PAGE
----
• AWACS:  On March 10, the North Atlantic Council approved establishing AWACS orbits over Poland and Romania to enhance NATO’s situational awareness of activities in the region and to reassure NATO Allies.  These aircraft will only fly over NATO territory and will come from the NATO fleet and Allied contributions.
  • Standing Naval Forces:  In late April, NATO activated Standing NATO Mine Counter-Measures Group One and sent it to patrol the Baltic Sea.  The group, which consists of six ships from Belgium, Estonia, Germany, The Netherlands, Norway, and Poland, is conducting port visits and participated in an annual mine clearance operation (NATO naval exercise OPEN SPIRIT 2014).  On May 12, NATO tasked its augmented Standing NATO Maritime Group One to perform maritime assurance measures alongside counter-terrorism patrols in the eastern Mediterranean.  The group includes five ships from Canada, Germany, Norway, Turkey, and the United States.
  • Revised Planning:  NATO is reviewing its plans and posture and is developing a Readiness Action Plan that includes a review of joint exercises, threat assessments, intelligence-sharing arrangements, early-warning procedures, and crisis response planning.  Allied leaders will discuss the Readiness Action Plan at the Wales Summit.
  • Support to Ukraine:  At NATO’s Foreign Ministerial in April, Allies agreed upon a number of measures to strengthen NATO’s partnership with Ukraine and support democratic reforms.  Measures included an increased engagement with the Ukrainian civilian and military leadership.  President Obama along with other Allied leaders will meet with Ukraine’s President Poroshenko during a formal session of the NATO-Ukraine Commission at the Wales Summit to discuss further enhancing the NATO-Ukraine partnership.

EANC letter to President Obama 9/1/14


Office of the President
9814 Hill Streeet, Kensington, MD 20895
September 1, 2014

The President
The White House
1600 Pennsylvania Ave., NW
Washington, DC 20500

Dear Mr. President,

Estonian Americans applaud your upcoming visit to Estonia and hope that it signifies not only symbolic, but increased tangible U.S. support to the Baltic countries, Poland, and of course, Ukraine.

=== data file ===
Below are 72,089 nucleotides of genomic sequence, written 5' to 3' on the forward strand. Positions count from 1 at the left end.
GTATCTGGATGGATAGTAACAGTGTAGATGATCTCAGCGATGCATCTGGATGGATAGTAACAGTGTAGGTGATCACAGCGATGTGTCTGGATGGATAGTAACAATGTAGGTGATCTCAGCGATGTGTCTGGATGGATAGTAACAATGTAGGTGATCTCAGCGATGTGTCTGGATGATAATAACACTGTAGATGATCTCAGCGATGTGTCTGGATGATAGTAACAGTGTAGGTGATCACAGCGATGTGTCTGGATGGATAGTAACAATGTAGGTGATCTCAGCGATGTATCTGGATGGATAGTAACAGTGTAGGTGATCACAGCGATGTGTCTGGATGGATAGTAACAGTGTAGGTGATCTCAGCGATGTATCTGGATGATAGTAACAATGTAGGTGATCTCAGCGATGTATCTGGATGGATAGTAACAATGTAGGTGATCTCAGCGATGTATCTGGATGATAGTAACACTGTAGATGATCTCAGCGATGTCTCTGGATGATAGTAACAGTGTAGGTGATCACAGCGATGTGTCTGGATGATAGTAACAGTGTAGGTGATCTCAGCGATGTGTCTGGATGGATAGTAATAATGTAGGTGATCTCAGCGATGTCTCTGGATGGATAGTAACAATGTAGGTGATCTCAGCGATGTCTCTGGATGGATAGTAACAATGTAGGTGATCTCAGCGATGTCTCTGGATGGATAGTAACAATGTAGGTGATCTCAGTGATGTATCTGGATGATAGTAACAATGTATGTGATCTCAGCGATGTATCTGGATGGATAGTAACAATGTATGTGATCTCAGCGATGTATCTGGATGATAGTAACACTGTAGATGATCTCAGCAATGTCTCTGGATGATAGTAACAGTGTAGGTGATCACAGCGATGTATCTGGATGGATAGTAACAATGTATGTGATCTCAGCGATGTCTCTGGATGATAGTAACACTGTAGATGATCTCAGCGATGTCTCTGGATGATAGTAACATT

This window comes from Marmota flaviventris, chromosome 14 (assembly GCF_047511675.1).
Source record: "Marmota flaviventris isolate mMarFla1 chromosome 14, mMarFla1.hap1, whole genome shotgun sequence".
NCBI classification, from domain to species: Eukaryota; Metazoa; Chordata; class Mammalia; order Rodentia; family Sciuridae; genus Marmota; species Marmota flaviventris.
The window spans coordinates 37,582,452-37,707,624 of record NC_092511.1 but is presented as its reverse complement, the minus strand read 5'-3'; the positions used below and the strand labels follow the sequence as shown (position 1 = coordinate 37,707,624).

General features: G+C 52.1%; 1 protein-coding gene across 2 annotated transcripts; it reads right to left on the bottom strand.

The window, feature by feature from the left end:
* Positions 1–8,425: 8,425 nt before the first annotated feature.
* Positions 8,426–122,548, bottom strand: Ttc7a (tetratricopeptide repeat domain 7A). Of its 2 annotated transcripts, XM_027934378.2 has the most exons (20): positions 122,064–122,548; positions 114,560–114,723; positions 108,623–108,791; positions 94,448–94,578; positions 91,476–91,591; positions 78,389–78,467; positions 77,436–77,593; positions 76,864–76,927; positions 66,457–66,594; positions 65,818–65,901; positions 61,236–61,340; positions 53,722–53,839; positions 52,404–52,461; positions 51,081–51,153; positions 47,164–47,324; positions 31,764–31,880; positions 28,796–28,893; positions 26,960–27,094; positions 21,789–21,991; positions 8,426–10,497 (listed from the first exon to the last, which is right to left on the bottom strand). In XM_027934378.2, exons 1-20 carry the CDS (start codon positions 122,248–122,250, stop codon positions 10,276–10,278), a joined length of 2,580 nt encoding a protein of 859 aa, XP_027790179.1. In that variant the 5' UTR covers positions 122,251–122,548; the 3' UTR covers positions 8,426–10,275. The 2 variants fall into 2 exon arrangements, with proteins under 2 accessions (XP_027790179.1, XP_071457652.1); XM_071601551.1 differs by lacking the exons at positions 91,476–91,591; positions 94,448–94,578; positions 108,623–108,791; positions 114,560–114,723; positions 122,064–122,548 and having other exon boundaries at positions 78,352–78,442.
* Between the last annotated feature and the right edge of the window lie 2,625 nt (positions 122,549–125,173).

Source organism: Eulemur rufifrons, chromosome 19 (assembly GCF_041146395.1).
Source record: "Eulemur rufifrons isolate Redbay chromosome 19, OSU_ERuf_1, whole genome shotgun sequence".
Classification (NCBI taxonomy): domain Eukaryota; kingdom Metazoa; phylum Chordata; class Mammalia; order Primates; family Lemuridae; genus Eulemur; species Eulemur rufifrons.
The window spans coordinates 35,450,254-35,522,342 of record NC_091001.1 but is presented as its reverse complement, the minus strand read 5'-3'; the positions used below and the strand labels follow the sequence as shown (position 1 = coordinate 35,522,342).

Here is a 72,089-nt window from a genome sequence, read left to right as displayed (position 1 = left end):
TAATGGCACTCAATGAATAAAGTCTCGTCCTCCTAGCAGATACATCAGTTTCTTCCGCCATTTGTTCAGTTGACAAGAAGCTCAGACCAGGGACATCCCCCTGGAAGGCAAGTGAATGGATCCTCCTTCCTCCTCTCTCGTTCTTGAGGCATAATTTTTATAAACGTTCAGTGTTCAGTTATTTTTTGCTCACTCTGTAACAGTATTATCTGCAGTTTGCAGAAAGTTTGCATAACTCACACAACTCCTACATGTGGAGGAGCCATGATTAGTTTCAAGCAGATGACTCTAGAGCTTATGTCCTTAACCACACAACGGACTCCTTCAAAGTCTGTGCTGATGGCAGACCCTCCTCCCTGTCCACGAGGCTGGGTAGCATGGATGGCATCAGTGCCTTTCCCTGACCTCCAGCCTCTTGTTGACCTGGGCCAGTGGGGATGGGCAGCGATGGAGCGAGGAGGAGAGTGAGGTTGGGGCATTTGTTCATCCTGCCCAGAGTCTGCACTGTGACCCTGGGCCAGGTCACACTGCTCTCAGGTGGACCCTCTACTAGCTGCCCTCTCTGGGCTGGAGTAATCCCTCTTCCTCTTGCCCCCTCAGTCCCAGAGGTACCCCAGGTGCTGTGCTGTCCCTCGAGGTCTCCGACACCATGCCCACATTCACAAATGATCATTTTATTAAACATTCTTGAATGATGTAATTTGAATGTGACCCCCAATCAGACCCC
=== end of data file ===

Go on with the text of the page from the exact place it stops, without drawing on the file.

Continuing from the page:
The protection that comes with being a NATO member is vital to its newest partners, and U.S. involvement and support in demonstrating this support is welcome and necessary. We were pleased to hear that the White House has reaffirmed its commitment to the security of all NATO members. The establishment of permanent NATO bases in the Baltic countries and Poland would provide further significant deterrence to Russian aggression in their region. In view of Russia’s actions, NATO should consider any previous agreements with Russia regarding NATO bases to be null and void. Only a convincing display of U.S. and NATO power will cause Russia to refrain from further acts of aggression.

Additionally, if Ukraine loses this war started by Russia because Europe and the U.S. refuse to supply Ukraine with adequate military weapons, equipment, and aid, Vladimir Putin will likely see his way clear to continue on with other military conquests, irregardless of additional economic and other sanctions the West
might impose. The tactic of diplomacy combined providing only non-lethal military aid to Ukraine for fear of antagonizing Putin is not working. We urge you to support Ukraine in this war with all needed military assistance!

Finally, we urge you to convince France to stop the sale of the Mistral warships to Russia. The upcoming NATO summit provides the opportunity for creative solutions to this issue, including the purchase of the warships by NATO, or providing economic recompense to France in some other way.

We look forward to your remarks in Estonia, and to a forceful and decisive US presence at the NATO summit in Wales.

With best wishes,
Marju Rink-Abel
President, Estonian American National Council, Inc.
cc: Secretary of State
Secretary of Defense

JBANC letter to President Obama on the eve of his visit to Estonia to meet with Baltic leaders

August 31, 2014 
The President 
The White House 
1600 Pennsylvania Ave., NW 
Washington, DC 20500 

Dear Mr. President: 
The Joint Baltic American National Committee, Inc. (JBANC), representing Americans of Estonian, Latvian, and Lithuanian heritage, appreciates the great significance of your visit to Estonia on September 3, 2014, and the meeting with the leaders of Estonia, Latvia, and Lithuania. This is all the more important given Russia’s escalating war against Ukraine, continued threats to the region, and the upcoming NATO Summit in Wales. 

This opportunity should be used to send a strong message to Vladimir Putin: that the United States and its NATO allies will not waver in their obligation to support and defend our Baltic allies in line with the NATO Charter and its commitments. A continued active and enduring NATO presence in the Baltics, with U.S. leadership, is absolutely critical. 

We, the U.S. citizens of Baltic extraction, are committed in supporting the turning back of Russia’s invasion of Ukraine. We applaud Ukrainian President Petro Poroshenko’s visit to Washington on September 18 as a strong signal of support of the Ukrainian people in their struggle for freedom and independence. We also support the provision of necessary military arms and aid to Ukraine to help them in their fight with Russia to regain their territory. As the United States stood steadfast for half a century in never recognizing the Soviet occupation of the Baltic countries, we must never recognize Putin’s illegal annexation of Crimea, or any other territories he has or intends to take over.